Uneingeschränkter Zugang

A multi-stakeholder collaborative approach to awareness, education and support needed in the haemophilia gene therapy patient journey – a report on insights from a European patient advisory board


Gene therapy presents a potentially transformational approach to haemophilia management. The patient journey for gene therapy is unlike that for other haemophilia treatments, and its one-time, irreversible nature has led to broad agreement that informed shared decision-making is essential. Understanding the educational and support needs of people with haemophilia (PwH) who may consider or undergo gene therapy in the future is key to enabling this. A one-day patient advisory board was conducted with the aim of gaining insights on what education and support would enable PwH to have appropriate conversations with health care practitioners (HCPs) about gene therapy and participate in informed shared decision-making. The participants were 11 age-diverse men with severe haemophilia A or B, including six who had received gene therapy in phase 1-3 clinical trials. Two were members of a national patient organisation or a patient organisation leader. Participants agreed that informed shared decision-making was essential for gene therapy, but most felt the choice to have gene therapy would be limited by healthcare budgets and access arrangements. They identified key education needed by PwH to enable true informed decision-making, best delivered through a collaborative approach by patient organisations and HCPs. Eligibility criteria should be more widely shared within the community as part of general education around gene therapy. Gene therapy should be presented as one of a range of treatment options; understanding its risks, uncertainties and benefits is key to managing expectations and minimising treatment remorse. Awareness of how different factor levels impact bleeding tendency and frequency would be helpful, as success of gene therapy cannot be determined by factor activity alone. Other key educational needs included follow-up commitments, the role and potential side effects of corticosteroids or other immunosuppressants, impact on sense of identity, mental health, family planning, and managing bleeds after gene therapy. Teach-back could help ensure appropriate levels of understanding; psychological support could aid managing expectations. Peer-to-peer learning delivered across a variety of platforms, to share experiences of gene therapy and contextualise more ‘formal’ gene therapy education, was considered invaluable.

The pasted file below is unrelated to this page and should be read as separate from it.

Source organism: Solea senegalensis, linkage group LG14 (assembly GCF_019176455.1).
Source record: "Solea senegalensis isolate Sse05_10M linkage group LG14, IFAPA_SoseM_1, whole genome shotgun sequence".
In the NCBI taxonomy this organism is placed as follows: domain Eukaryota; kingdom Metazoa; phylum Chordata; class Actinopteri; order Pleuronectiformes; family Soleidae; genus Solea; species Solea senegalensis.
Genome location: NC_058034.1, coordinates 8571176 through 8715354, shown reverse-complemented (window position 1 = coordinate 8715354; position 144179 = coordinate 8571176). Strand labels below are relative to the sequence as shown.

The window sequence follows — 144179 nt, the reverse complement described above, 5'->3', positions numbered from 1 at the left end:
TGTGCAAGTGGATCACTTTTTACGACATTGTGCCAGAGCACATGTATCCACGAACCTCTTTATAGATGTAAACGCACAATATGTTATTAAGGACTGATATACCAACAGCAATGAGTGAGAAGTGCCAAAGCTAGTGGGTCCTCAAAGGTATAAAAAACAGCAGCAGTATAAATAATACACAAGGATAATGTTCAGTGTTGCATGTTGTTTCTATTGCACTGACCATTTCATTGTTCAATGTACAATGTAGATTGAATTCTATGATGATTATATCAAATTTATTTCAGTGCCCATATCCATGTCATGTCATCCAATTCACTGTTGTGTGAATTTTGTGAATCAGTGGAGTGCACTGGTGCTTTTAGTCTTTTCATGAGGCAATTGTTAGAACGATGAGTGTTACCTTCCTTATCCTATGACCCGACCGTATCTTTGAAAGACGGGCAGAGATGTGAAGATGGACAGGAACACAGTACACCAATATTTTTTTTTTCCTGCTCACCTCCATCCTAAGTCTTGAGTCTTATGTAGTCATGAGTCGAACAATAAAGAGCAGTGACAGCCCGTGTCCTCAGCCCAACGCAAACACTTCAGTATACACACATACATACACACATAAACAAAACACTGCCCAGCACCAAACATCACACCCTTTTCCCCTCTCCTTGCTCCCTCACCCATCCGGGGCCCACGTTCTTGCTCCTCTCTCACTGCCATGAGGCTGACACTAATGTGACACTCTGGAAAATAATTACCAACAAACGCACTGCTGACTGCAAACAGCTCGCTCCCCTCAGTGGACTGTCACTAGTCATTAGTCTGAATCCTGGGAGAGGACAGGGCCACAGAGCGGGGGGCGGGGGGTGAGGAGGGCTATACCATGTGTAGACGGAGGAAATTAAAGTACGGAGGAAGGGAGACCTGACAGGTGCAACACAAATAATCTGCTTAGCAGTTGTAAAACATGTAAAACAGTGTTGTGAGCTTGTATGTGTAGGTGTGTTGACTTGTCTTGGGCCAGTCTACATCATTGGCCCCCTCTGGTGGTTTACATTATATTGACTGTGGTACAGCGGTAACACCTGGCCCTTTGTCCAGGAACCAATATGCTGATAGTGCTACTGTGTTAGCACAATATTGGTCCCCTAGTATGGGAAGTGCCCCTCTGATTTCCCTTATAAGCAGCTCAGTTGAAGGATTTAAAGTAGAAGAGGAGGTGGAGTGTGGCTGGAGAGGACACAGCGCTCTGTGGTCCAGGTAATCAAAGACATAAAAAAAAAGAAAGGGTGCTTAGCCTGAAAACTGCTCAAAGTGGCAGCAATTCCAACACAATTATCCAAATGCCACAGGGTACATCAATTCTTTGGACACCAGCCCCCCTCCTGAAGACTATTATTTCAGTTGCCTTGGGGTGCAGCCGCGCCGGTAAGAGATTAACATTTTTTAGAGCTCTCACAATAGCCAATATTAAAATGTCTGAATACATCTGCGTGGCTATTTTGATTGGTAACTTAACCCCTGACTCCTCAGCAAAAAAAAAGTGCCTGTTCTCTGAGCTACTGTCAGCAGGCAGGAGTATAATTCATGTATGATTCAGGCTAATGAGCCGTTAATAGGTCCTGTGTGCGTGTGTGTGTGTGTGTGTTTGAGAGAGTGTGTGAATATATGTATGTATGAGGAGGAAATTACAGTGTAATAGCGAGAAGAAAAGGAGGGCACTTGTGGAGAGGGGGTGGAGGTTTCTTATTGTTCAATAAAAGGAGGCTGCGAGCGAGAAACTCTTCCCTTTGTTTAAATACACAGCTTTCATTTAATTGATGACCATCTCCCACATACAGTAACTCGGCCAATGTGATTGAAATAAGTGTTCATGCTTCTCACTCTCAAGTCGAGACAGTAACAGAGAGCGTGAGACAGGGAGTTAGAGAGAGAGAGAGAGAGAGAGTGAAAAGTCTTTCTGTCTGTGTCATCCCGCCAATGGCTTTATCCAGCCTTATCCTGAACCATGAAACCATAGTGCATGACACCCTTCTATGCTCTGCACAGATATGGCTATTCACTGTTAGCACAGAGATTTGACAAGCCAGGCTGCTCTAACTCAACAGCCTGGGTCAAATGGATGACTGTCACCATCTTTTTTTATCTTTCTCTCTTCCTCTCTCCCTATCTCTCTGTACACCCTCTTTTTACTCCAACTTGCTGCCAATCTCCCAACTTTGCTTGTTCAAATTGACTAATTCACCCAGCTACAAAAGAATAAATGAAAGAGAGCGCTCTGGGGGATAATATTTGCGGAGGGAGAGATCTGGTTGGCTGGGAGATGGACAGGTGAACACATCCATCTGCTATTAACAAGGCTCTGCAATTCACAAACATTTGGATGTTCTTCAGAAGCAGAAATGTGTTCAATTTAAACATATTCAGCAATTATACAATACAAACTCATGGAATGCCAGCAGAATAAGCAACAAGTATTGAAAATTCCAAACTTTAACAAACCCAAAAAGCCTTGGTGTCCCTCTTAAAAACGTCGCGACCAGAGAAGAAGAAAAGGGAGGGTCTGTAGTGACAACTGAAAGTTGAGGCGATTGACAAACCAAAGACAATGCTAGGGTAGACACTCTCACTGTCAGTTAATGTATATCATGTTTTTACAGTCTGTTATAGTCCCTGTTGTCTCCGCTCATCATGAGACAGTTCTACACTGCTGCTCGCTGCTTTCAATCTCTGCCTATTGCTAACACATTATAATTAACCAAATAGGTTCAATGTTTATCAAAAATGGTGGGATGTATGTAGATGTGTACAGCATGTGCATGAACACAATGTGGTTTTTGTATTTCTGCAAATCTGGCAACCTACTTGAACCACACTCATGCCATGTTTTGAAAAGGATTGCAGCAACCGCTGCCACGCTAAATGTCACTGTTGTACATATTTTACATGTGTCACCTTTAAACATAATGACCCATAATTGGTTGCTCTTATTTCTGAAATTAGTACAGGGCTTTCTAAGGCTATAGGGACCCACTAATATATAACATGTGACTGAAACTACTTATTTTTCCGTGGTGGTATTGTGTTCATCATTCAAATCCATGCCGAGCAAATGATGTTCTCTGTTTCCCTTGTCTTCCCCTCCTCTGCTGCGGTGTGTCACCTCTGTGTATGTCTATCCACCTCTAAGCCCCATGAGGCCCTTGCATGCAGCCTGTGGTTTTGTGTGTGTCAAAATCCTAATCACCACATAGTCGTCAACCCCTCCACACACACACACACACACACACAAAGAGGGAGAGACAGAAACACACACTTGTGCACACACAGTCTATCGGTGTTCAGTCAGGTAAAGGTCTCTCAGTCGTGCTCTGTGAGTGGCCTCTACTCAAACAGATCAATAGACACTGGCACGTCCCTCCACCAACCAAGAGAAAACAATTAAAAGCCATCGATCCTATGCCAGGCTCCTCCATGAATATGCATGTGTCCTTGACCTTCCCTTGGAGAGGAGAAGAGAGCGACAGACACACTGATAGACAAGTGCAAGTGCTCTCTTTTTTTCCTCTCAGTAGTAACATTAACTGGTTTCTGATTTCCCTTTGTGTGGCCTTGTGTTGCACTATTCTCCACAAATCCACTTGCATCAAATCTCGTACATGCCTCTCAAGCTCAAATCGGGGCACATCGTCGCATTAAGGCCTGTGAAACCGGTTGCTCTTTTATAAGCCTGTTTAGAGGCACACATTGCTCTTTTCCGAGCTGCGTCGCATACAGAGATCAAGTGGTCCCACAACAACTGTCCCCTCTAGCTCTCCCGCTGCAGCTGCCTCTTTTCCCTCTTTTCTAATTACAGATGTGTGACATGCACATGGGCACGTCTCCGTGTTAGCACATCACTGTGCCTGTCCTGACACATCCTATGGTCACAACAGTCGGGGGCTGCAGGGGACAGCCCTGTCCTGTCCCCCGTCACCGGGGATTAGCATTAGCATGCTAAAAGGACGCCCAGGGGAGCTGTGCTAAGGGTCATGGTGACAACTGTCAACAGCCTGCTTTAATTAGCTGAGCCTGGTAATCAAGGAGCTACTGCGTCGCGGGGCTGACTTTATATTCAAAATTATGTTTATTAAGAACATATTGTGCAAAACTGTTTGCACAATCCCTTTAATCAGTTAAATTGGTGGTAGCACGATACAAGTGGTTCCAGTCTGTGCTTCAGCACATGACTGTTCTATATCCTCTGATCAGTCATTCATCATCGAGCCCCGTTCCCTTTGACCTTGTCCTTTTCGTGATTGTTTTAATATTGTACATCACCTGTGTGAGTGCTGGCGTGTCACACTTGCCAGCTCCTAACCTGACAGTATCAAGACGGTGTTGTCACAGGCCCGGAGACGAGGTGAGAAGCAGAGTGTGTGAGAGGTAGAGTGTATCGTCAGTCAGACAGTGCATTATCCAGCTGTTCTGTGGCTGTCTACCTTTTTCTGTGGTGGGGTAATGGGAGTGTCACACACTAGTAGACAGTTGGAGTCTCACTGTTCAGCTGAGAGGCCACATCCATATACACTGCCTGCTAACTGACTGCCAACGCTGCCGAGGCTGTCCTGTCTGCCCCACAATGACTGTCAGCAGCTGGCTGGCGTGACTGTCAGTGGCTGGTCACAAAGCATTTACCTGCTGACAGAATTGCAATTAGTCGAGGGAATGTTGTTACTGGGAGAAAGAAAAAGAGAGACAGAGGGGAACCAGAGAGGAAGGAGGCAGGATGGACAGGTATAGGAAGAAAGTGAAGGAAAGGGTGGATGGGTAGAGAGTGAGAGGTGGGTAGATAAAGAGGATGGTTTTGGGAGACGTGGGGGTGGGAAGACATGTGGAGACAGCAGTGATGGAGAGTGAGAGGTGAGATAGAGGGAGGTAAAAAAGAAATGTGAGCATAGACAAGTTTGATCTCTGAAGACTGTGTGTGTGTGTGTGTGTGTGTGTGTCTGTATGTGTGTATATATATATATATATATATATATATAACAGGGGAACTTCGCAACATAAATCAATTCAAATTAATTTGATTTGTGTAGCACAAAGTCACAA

Zeitrahmen der Veröffentlichung:
Volume Open
Fachgebiete der Zeitschrift:
Medizin, Vorklinische Medizin, Grundlagenmedizin, andere, Klinische Medizin, Pharmazie, Pharmakologie